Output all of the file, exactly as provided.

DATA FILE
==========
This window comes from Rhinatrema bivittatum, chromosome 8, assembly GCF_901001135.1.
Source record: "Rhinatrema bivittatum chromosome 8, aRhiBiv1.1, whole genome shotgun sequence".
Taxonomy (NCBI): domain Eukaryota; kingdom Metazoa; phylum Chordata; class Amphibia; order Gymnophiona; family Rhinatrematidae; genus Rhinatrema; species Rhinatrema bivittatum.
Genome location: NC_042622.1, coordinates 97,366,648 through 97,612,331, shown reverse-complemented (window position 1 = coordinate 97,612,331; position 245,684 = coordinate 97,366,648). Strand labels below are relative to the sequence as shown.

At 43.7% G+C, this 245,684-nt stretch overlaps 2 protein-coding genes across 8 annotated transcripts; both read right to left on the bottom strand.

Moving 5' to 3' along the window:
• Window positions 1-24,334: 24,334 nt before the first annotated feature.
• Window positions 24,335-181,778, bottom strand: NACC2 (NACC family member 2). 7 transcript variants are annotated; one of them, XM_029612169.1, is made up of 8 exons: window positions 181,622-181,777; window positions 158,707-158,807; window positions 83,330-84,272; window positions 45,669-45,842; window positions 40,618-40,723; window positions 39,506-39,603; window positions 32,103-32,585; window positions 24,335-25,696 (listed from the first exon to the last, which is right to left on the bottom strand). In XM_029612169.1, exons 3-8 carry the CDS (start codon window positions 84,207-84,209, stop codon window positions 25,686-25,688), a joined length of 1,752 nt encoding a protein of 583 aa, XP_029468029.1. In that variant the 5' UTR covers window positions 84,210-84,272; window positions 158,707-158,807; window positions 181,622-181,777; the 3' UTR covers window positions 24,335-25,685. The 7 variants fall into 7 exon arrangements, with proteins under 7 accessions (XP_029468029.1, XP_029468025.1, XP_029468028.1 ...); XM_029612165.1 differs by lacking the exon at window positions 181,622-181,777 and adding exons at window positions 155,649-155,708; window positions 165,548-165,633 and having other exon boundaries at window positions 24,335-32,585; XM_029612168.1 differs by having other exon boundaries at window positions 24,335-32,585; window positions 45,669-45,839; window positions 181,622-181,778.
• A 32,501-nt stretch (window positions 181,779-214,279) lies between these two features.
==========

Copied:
This window comes from Rhinatrema bivittatum, chromosome 8, assembly GCF_901001135.1.
Source record: "Rhinatrema bivittatum chromosome 8, aRhiBiv1.1, whole genome shotgun sequence".
Taxonomy (NCBI): domain Eukaryota; kingdom Metazoa; phylum Chordata; class Amphibia; order Gymnophiona; family Rhinatrematidae; genus Rhinatrema; species Rhinatrema bivittatum.
Genome location: NC_042622.1, coordinates 97,366,648 through 97,612,331, shown reverse-complemented (window position 1 = coordinate 97,612,331; position 245,684 = coordinate 97,366,648). Strand labels below are relative to the sequence as shown.

At 43.7% G+C, this 245,684-nt stretch overlaps 2 protein-coding genes across 8 annotated transcripts; both read right to left on the bottom strand.

Moving 5' to 3' along the window:
• Window positions 1-24,334: 24,334 nt before the first annotated feature.
• Window positions 24,335-181,778, bottom strand: NACC2 (NACC family member 2). 7 transcript variants are annotated; one of them, XM_029612169.1, is made up of 8 exons: window positions 181,622-181,777; window positions 158,707-158,807; window positions 83,330-84,272; window positions 45,669-45,842; window positions 40,618-40,723; window positions 39,506-39,603; window positions 32,103-32,585; window positions 24,335-25,696 (listed from the first exon to the last, which is right to left on the bottom strand). In XM_029612169.1, exons 3-8 carry the CDS (start codon window positions 84,207-84,209, stop codon window positions 25,686-25,688), a joined length of 1,752 nt encoding a protein of 583 aa, XP_029468029.1. In that variant the 5' UTR covers window positions 84,210-84,272; window positions 158,707-158,807; window positions 181,622-181,777; the 3' UTR covers window positions 24,335-25,685. The 7 variants fall into 7 exon arrangements, with proteins under 7 accessions (XP_029468029.1, XP_029468025.1, XP_029468028.1 ...); XM_029612165.1 differs by lacking the exon at window positions 181,622-181,777 and adding exons at window positions 155,649-155,708; window positions 165,548-165,633 and having other exon boundaries at window positions 24,335-32,585; XM_029612168.1 differs by having other exon boundaries at window positions 24,335-32,585; window positions 45,669-45,839; window positions 181,622-181,778.
• A 32,501-nt stretch (window positions 181,779-214,279) lies between these two features.